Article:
Access Governance 101 | Optiv
February 06, 2012
We will be posting excerpts from select Identity Strategy and Advisory Group (ISAG) briefings. Part 2 below is transcribed from a recent briefing that took place via conference call, which is why it takes a conversational tone.
Robert Block, Vice President of Identity and Access Management (IAM) Services
Question: Based on your experience, what are the highest value/lowest risk cases that should be tactful as early quick wins in regards to access governance?
Response: I would say initially the most obvious use case where most everyone wants to start is manager or user recertification done by a direct reporting manager. So, let’s say I have some regulatory compliance that says I need a new periodic recertification of access, and we are going to have our direct reporting manager take care of that. That was often the first place we started.
However, I think what we are finding now is that there are probably a number of preliminary use cases that should be done in advance of that to gain a more effective “win” once manager recertification is being done, or in advance of even earlier “wins” prior to the managers doing their work who might not be used to certifying access to date. Some of those are starting with the use cases around user review, so I didn’t really call that recertification because I wouldn’t ask the user to certify what they have. But, having the user see what they have through an automated message allows you to get through some initial data clean-up.
Another use case could be starting with more security-intelligent folks, if the managers aren’t used to accesses (e.g., security coordinators). So, information security folks should have them go through a level of access governance prior to integration with the business.
The next phase of use cases that are useful in "quick wins” is done through the role management use case. This involves the business from a role management perspective when interviewing and showing them potential role models and getting them to accept it. It also involves creating a use case around the governance of the role model so that the business is involved in the continual management of the role model going forward.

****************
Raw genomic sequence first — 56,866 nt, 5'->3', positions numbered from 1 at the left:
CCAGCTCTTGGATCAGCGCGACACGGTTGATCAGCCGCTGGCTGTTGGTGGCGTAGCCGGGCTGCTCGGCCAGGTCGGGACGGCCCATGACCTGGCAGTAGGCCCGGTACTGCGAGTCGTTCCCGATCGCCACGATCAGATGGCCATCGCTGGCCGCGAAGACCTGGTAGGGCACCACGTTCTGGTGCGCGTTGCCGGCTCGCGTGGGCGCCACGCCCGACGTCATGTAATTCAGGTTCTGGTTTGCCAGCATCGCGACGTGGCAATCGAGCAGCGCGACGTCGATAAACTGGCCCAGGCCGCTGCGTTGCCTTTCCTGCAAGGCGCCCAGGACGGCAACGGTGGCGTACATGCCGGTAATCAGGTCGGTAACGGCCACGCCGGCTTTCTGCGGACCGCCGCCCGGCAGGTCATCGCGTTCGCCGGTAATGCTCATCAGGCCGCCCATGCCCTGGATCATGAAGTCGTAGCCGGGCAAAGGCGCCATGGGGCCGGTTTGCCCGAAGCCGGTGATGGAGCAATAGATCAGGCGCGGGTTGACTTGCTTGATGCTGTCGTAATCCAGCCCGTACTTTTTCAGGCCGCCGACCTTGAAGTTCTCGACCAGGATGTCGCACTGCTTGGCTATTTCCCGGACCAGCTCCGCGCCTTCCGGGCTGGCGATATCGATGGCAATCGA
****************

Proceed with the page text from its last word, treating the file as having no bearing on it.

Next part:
Finally, the manager recertification use case is key, since that's probably the largest one across the organization. Ensuring that there is an automated way to govern user access at the direct-report level is often important from a regulatory compliance perspective. The use case is typically required to fulfill a specific business requirement.
Brent Starnes, Regional Director-South/Central
Question: Can a simulated provisioning approach accelerate the roll out of an access governance solution?
Response: The biggest thing about differentiating simulated from automated provisioning is that, with automated, you typically have an adaptor or connector that is directly connected into target systems. Therefore, the identity product can use anything that is done through that connector for auditing purposes. With simulated, the workflow sends the request to the user, but we aren’t actually pushing the permission through that instance. Instead, we are relying on the administrator for that system to create the provisions and the access that was requested.
To the question of how to simulate the provisioning that accelerates the roll out of access governance, in the normal first or second phase rollout, you are probably only going to connect your high-value systems like active directory. But, you still want to know what access users have to other end users to target systems. For instance, you might have financial or HR systems. Instead of taking the time to set up that connector to get the audit information into your identity system, you stand up the simulated provisioning. This allows you to go ahead and do all the workflows and get the auditing information so when you go in to do an access recertification, you can look at the user and say, “Ok. They have these AD groups, so let’s simulate it now,” and that will show up in the report as well. With that approach,you have another view that shows all the permissions and the simulated sources, as well as at the directory or the connected systems.
Stoddard Manikin, CISM, CISSP, Regional Director-Southeast
Question: Can Segregation of Duty (SOD) policies be used to clean up excessive permissions first, i.e., Detective, paving the way for subsequent role out of access governance workflow?